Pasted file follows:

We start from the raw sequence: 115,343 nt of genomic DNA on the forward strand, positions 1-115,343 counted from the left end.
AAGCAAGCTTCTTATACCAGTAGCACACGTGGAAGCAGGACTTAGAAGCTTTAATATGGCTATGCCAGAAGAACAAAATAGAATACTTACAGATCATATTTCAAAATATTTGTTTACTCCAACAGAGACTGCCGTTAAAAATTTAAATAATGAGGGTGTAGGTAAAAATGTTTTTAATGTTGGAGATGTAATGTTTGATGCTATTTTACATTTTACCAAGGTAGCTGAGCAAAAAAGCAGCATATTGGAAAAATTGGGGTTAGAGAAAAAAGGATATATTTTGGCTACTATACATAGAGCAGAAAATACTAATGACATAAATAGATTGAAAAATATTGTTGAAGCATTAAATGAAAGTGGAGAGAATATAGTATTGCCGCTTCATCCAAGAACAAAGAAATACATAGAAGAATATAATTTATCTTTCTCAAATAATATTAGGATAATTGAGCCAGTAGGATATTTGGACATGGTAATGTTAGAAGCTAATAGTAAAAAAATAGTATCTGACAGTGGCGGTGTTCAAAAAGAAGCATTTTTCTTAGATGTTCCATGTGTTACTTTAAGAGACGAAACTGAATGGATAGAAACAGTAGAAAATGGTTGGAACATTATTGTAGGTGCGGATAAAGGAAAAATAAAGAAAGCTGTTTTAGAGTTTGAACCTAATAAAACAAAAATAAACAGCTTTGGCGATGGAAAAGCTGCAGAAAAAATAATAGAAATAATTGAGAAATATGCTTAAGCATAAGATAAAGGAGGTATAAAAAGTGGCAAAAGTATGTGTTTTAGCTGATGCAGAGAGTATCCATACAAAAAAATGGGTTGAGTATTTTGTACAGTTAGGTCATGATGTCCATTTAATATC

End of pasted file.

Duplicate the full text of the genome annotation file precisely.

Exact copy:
We start from the raw sequence: 115,343 nt of genomic DNA on the forward strand, positions 1-115,343 counted from the left end.
AAGCAAGCTTCTTATACCAGTAGCACACGTGGAAGCAGGACTTAGAAGCTTTAATATGGCTATGCCAGAAGAACAAAATAGAATACTTACAGATCATATTTCAAAATATTTGTTTACTCCAACAGAGACTGCCGTTAAAAATTTAAATAATGAGGGTGTAGGTAAAAATGTTTTTAATGTTGGAGATGTAATGTTTGATGCTATTTTACATTTTACCAAGGTAGCTGAGCAAAAAAGCAGCATATTGGAAAAATTGGGGTTAGAGAAAAAAGGATATATTTTGGCTACTATACATAGAGCAGAAAATACTAATGACATAAATAGATTGAAAAATATTGTTGAAGCATTAAATGAAAGTGGAGAGAATATAGTATTGCCGCTTCATCCAAGAACAAAGAAATACATAGAAGAATATAATTTATCTTTCTCAAATAATATTAGGATAATTGAGCCAGTAGGATATTTGGACATGGTAATGTTAGAAGCTAATAGTAAAAAAATAGTATCTGACAGTGGCGGTGTTCAAAAAGAAGCATTTTTCTTAGATGTTCCATGTGTTACTTTAAGAGACGAAACTGAATGGATAGAAACAGTAGAAAATGGTTGGAACATTATTGTAGGTGCGGATAAAGGAAAAATAAAGAAAGCTGTTTTAGAGTTTGAACCTAATAAAACAAAAATAAACAGCTTTGGCGATGGAAAAGCTGCAGAAAAAATAATAGAAATAATTGAGAAATATGCTTAAGCATAAGATAAAGGAGGTATAAAAAGTGGCAAAAGTATGTGTTTTAGCTGATGCAGAGAGTATCCATACAAAAAAATGGGTTGAGTATTTTGTACAGTTAGGTCATGATGTCCATTTAATATC